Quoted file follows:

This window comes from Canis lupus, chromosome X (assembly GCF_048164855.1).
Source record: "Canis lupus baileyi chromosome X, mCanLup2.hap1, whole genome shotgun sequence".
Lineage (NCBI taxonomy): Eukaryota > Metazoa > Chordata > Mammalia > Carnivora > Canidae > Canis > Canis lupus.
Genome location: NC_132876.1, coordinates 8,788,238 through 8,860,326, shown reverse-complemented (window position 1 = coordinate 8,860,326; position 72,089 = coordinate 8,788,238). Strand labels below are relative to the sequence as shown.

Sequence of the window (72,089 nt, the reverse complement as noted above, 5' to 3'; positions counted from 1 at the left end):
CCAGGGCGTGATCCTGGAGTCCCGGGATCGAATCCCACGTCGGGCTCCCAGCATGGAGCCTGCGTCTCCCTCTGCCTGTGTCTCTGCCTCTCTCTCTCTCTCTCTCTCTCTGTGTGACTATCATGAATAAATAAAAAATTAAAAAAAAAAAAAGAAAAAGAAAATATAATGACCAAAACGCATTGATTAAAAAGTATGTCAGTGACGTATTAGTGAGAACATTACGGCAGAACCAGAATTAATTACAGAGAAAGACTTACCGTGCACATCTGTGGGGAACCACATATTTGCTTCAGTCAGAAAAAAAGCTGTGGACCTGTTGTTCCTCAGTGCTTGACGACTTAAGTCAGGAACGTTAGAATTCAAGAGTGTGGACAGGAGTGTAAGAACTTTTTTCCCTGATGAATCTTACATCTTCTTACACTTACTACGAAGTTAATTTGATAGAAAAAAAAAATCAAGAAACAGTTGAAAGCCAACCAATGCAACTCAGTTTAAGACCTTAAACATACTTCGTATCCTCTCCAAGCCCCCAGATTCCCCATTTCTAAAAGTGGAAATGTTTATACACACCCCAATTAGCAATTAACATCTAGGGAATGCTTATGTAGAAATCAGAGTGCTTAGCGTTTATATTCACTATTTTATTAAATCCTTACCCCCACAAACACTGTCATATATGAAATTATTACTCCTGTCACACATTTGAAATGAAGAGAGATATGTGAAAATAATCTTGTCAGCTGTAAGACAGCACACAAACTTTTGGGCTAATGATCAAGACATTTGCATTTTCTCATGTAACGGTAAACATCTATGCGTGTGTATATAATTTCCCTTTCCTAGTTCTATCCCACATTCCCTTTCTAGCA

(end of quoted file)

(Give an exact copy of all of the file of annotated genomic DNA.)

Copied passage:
This window comes from Canis lupus, chromosome X (assembly GCF_048164855.1).
Source record: "Canis lupus baileyi chromosome X, mCanLup2.hap1, whole genome shotgun sequence".
Lineage (NCBI taxonomy): Eukaryota > Metazoa > Chordata > Mammalia > Carnivora > Canidae > Canis > Canis lupus.
Genome location: NC_132876.1, coordinates 8,788,238 through 8,860,326, shown reverse-complemented (window position 1 = coordinate 8,860,326; position 72,089 = coordinate 8,788,238). Strand labels below are relative to the sequence as shown.

Sequence of the window (72,089 nt, the reverse complement as noted above, 5' to 3'; positions counted from 1 at the left end):
CCAGGGCGTGATCCTGGAGTCCCGGGATCGAATCCCACGTCGGGCTCCCAGCATGGAGCCTGCGTCTCCCTCTGCCTGTGTCTCTGCCTCTCTCTCTCTCTCTCTCTCTCTGTGTGACTATCATGAATAAATAAAAAATTAAAAAAAAAAAAAGAAAAAGAAAATATAATGACCAAAACGCATTGATTAAAAAGTATGTCAGTGACGTATTAGTGAGAACATTACGGCAGAACCAGAATTAATTACAGAGAAAGACTTACCGTGCACATCTGTGGGGAACCACATATTTGCTTCAGTCAGAAAAAAAGCTGTGGACCTGTTGTTCCTCAGTGCTTGACGACTTAAGTCAGGAACGTTAGAATTCAAGAGTGTGGACAGGAGTGTAAGAACTTTTTTCCCTGATGAATCTTACATCTTCTTACACTTACTACGAAGTTAATTTGATAGAAAAAAAAAATCAAGAAACAGTTGAAAGCCAACCAATGCAACTCAGTTTAAGACCTTAAACATACTTCGTATCCTCTCCAAGCCCCCAGATTCCCCATTTCTAAAAGTGGAAATGTTTATACACACCCCAATTAGCAATTAACATCTAGGGAATGCTTATGTAGAAATCAGAGTGCTTAGCGTTTATATTCACTATTTTATTAAATCCTTACCCCCACAAACACTGTCATATATGAAATTATTACTCCTGTCACACATTTGAAATGAAGAGAGATATGTGAAAATAATCTTGTCAGCTGTAAGACAGCACACAAACTTTTGGGCTAATGATCAAGACATTTGCATTTTCTCATGTAACGGTAAACATCTATGCGTGTGTATATAATTTCCCTTTCCTAGTTCTATCCCACATTCCCTTTCTAGCA